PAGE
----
When going through a divorce, there is no shortage of things to worry about. The divorce process can be long, frustrating, and confusing, but one of the most important things to iron out — from the beginning — is what happens to a house in a divorce.
In most cases, the court will equally allocate the equity of your home between parties. If, for example, one of the partners is remaining in the home, the other one may receive assets of the same value. If they don’t have any additional assets whose value is equivalent to the home, they must determine a way to buy out the other spouse.
If there is enough equity in the home, the spouse retaining it may perform a cash-out refinance on the mortgage. They may pay the other spouse a sum equivalent to their interest in the house. This amount is achieved after paying commissions and refinance fees. If the mortgage balance is above the house value, the parties may consider a short sale. If it isn’t a viable option, the parties should discuss it with their mortgage lenders.
The lender may forgive part of or the entire balance on the sale. Another option is for the parties to sell the house and split the remaining liability to their lender. Funds from the sale of the house may also be used in paying the marital debt. The specifics of the split depend on the circumstances of the divorce.
Paying Mortgage After Divorce
When dividing marital property, the court pays special attention to the family home. It is typically awarded to the spouse who will be residing with the children most of the time. However, it isn’t the only consideration.
Another factor that comes to play is if the parties will afford the expenses of maintaining the home and the extra costs of a second home for the ex-partner. If one spouse has high earnings, they may be ordered to keep paying part or the entire mortgage for the spouse with low income.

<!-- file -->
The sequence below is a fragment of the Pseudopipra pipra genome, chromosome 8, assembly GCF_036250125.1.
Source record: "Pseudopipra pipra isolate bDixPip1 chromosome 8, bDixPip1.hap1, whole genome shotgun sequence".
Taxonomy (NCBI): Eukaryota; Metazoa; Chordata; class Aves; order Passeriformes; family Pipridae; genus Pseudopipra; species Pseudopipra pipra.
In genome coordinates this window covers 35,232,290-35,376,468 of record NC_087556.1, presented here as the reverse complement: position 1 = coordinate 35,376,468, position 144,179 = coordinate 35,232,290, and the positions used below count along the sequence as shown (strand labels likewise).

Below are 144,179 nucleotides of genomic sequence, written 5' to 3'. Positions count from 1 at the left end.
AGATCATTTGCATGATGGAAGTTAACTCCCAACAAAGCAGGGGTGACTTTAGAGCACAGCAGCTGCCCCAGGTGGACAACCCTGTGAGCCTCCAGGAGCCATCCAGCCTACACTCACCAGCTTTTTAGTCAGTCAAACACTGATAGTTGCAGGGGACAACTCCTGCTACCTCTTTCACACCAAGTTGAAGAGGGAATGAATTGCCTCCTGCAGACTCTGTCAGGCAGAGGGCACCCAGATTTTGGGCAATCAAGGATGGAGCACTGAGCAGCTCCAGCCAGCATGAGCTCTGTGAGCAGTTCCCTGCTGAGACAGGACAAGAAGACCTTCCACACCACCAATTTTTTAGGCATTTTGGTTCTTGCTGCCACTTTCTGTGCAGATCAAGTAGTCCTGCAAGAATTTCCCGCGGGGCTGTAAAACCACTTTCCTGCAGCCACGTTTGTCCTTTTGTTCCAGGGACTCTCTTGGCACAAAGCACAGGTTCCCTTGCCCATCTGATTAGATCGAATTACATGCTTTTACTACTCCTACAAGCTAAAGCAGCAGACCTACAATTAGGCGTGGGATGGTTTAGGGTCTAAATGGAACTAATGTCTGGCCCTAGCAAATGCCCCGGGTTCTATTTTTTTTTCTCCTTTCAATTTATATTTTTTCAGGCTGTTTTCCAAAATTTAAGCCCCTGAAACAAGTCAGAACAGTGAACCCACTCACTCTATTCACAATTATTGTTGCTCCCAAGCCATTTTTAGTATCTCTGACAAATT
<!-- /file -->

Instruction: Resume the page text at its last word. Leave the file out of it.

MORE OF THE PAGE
If the mortgage were in both their names, the title transfer from one spouse to another wouldn’t affect the continued obligation for both of them. The most effective way of excluding one of the spouses from the mortgage is by a refinance. However, the party retaining the house may be unable to qualify for a refinance. The terms and interest rates may also be unfavorable.
If the House Is Separately Owned by One of the Spouses
If one of the divorcing spouses owned the home before the marriage and hasn’t transferred ownership to their partner, the house will be considered their separate property. Therefore, the court cannot award it to the other spouse. However, an increase in the house value may be viewed as a marital asset. It may be divided among the two spouses during a spouse.
Divorce laws are complicated and continuously changing. If you have any questions or need representation, you need a Wilmington Divorce Attorney as soon as possible. Give us a call today and get answers to your questions.